#10) 2001: The Giants’ NFC Championship Game Rout
It had been a full decade since the Giants had appeared in a Super Bowl, and after missing the playoffs the previous two years, head coach Jim Fassel guaranteed that his 7-4 team (at the time) after two home losses, would make the playoffs. The Giants responded by winning their final five regular season games to clinch the NFC’s top seed. However, many thought that the Giants wouldn’t be able to slow down the high-powered, second-seeded Minnesota Vikings in the 200 NFC championship game, on January 14, 2001. Although the Giants would get blown out by Baltimore, 34-7, in Super Bowl XXXV, they not only reached that game by slowing down Minnesota, but they completely shut the Vikings down, and shut them out. In a game they could have won 80-0 if they wanted to, the Giants completely dominated Minnesota on both sides of the ball in a 41-0 thrashing, after leading 34-0 at halftime. Vikings’ star wide receiver Randy Moss called it “the worst defeat in his life.” Though, stay tuned for later in the list for one that might have been tougher for Moss to swallow, even if the score was a lot closer.
#9) 2009: The Knicks Slowly Returning To Relevance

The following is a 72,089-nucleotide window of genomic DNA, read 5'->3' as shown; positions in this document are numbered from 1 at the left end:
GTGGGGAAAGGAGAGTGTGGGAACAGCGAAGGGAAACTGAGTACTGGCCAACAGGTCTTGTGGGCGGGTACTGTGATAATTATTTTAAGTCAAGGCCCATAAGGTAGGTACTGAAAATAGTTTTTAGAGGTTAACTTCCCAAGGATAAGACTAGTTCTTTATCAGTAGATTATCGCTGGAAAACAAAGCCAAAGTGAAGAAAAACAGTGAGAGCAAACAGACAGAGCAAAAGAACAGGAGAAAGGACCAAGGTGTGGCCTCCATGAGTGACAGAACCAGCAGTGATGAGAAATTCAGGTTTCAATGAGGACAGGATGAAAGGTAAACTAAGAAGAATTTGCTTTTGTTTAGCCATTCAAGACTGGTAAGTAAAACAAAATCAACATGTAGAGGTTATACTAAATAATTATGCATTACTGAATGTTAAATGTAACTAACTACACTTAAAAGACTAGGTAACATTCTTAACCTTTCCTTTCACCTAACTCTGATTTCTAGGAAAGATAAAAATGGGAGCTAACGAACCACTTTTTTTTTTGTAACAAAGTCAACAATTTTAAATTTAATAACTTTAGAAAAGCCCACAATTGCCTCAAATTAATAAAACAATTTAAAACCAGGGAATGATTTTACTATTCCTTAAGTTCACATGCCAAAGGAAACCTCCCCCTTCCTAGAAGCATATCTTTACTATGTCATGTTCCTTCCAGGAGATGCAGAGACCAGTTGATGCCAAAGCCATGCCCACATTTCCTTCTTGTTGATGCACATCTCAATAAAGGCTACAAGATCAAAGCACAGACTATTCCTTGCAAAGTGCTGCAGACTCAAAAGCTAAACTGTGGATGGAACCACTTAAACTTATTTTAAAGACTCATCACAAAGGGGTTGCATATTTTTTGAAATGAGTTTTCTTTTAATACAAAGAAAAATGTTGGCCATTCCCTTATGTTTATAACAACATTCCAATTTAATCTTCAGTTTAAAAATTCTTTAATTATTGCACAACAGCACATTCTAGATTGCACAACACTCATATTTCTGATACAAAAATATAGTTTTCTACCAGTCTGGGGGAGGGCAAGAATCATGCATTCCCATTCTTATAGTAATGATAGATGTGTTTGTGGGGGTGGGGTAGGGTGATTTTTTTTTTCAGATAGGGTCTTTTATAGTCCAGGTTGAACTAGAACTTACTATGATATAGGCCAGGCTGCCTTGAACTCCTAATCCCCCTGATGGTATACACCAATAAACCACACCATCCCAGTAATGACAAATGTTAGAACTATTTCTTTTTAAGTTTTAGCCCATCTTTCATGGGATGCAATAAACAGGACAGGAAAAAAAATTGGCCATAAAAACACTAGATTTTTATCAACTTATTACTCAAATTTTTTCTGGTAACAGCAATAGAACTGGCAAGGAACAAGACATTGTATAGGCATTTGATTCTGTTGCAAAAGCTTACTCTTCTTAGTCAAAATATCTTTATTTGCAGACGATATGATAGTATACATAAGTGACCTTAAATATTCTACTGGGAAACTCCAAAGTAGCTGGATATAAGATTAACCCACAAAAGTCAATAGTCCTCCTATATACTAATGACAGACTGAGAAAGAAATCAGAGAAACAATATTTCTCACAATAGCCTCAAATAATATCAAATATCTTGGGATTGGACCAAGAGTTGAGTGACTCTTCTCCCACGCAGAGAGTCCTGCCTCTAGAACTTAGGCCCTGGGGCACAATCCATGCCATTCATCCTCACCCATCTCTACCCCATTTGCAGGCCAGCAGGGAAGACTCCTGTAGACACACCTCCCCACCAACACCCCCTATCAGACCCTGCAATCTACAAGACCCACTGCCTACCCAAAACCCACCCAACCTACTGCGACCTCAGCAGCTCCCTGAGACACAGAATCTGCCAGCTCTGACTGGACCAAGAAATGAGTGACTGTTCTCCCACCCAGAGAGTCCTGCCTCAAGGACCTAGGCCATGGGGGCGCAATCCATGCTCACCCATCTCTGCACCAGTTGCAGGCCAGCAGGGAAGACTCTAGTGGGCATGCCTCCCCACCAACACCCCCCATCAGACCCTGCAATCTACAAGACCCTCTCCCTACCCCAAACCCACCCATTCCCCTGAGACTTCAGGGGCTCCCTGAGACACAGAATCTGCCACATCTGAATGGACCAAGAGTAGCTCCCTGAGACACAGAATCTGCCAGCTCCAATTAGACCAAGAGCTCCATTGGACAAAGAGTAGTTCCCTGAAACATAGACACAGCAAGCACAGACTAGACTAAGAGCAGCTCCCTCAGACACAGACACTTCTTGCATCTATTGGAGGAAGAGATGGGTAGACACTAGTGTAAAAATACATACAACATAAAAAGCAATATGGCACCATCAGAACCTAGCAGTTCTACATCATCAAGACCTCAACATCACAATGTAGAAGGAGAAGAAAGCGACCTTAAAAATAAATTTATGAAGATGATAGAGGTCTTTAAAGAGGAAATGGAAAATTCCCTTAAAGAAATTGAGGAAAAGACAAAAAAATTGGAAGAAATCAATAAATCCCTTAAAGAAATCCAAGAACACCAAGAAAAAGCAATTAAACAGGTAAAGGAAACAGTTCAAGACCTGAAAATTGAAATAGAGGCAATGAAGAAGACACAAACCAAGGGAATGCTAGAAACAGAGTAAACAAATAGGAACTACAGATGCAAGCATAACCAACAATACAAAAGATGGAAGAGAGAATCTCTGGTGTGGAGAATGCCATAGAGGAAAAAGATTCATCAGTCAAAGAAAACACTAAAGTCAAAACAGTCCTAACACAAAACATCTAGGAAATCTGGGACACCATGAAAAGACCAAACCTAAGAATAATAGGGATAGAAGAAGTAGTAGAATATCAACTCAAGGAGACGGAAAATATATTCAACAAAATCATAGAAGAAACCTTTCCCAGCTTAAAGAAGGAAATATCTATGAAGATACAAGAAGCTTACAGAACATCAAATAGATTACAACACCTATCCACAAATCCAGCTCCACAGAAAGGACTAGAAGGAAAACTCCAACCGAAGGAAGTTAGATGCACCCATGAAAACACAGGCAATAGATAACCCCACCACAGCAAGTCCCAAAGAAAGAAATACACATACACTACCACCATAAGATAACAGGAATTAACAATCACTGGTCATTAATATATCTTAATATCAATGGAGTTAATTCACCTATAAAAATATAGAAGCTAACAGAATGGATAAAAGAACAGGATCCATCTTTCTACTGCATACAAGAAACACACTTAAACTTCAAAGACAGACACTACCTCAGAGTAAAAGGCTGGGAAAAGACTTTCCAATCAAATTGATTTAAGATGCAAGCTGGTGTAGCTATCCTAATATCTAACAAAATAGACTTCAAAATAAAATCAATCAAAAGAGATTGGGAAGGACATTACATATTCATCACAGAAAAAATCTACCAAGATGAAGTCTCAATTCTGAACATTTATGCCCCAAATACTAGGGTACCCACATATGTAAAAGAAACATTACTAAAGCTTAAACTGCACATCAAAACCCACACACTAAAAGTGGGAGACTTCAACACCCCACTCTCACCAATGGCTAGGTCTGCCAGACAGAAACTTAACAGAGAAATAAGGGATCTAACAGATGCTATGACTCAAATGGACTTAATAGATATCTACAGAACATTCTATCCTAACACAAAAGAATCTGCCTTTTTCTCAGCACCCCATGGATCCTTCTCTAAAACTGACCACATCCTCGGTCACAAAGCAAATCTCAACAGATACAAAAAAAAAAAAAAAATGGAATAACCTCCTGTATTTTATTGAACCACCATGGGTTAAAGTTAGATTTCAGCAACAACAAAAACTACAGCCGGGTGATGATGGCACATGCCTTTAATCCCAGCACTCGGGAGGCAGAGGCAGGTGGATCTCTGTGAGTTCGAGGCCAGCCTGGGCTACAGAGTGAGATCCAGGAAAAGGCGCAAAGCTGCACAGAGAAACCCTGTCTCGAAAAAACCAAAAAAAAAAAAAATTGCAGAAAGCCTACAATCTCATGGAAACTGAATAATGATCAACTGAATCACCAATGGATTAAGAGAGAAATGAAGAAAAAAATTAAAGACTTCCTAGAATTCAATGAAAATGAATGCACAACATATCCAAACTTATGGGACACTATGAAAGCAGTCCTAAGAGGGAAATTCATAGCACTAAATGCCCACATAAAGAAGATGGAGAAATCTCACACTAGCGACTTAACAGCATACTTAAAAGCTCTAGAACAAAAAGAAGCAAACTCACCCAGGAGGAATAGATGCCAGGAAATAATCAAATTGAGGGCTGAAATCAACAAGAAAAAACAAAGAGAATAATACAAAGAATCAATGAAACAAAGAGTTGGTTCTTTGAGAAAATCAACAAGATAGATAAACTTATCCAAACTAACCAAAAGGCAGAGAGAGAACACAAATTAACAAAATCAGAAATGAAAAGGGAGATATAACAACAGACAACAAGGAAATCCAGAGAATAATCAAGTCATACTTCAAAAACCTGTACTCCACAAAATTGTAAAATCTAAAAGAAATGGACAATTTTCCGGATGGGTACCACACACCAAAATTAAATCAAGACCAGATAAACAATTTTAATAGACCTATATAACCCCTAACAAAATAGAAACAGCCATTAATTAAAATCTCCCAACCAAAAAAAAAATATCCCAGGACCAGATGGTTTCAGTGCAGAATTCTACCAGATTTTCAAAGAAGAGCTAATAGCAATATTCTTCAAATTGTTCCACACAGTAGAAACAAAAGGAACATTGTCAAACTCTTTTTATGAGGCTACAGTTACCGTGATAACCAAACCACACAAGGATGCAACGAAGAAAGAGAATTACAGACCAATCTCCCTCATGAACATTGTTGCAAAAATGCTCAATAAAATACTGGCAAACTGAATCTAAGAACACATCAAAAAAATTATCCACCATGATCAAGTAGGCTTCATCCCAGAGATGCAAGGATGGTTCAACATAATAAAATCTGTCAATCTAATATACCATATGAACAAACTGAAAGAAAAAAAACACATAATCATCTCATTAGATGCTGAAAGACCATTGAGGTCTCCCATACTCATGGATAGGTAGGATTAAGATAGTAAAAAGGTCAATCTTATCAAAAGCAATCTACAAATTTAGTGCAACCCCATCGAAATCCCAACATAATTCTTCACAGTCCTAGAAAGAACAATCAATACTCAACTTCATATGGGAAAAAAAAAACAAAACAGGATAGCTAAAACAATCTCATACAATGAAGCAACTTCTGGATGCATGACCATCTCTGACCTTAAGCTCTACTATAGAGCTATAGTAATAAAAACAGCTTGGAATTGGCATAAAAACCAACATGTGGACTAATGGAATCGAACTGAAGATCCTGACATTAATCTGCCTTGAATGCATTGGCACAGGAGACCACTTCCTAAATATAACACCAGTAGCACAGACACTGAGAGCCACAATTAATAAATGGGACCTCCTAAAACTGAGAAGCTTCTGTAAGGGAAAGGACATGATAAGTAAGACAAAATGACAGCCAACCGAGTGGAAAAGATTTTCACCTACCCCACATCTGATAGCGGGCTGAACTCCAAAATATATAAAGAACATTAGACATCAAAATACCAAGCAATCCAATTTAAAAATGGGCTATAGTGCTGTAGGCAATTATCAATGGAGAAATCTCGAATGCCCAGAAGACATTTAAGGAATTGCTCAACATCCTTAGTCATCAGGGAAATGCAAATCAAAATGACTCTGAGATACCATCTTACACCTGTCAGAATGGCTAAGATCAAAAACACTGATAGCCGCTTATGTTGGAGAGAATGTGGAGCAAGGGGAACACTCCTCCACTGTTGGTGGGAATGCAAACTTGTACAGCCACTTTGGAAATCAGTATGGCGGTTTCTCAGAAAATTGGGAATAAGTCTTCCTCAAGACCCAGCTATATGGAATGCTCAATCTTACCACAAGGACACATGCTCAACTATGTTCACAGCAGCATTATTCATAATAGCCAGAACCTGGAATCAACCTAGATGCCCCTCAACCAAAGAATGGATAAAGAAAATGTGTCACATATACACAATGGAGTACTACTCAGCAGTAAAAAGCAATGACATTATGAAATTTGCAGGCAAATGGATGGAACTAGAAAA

After the Knicks achieved much success in the 1990’s, but finished that decade the same way they completed the 1980’s –- without an NBA title — former Knicks’ head coach Jeff Van Gundy could see the Knicks’ impending decline coming well in advance. With the Knicks still over .500 (10-9), just 19 games into the 2000-2001 NBA season, Van Gundy resigned on December 8, 2001. The Knicks proved Van Gundy’s prophecy correct, going 22-43 after Van Gundy stepped aside, to finish that season 32-50 while failing to qualify for the playoffs for the first time in 24 seasons. From that point, the Knicks, despite being the most highly valued NBA franchise financially, have remained irrelevant in the NBA. However, as the decade winds down, there appear to be real signs that the Knicks might finally be turning the corner back on the road to relevance and respectability –- which would be great for both city which houses basketball’s mecca, and for the NBA, which has always considered New York its biggest market. On April 2, 2008, the Donnie Walsh era began, and the Knicks have since been pointed in a better direction. By no means has Walsh made all of the perfect moves since he’s joined the Knicks, and he certainly has plenty of work still cut out for him. But, with the firing of former GM and head coach Isaiah Thomas, and the hiring of current Knicks’ head coach Mike D’Antoni, Walsh has given the Knicks something they had lacked since the 1990’s –- an actual working blueprint for restoring success to the franchise. Walsh was been able to effectively clear cap space to possibly bring in top free agents, while developing a young core of supporting talent. While about half of the current team will likely not be part of the team next season, there are still several players on one of the NBA’s youngest rosters who will be part of the future and who have given reason for hope. With those players contributing significantly after a 1-9 start (tying the worst in franchise history) en route to a 3-14 mark through November, the Knicks are 9-5 in the final month of the decade, with one very winnable game left New Jersey before 2010. And, they’re no longer simply trying to outscore teams under D’Antoni, as they’ve returned to their 1990’s roots, holding teams under 100 points in their past 11 games, while compiling a 7-4 record during that stretch.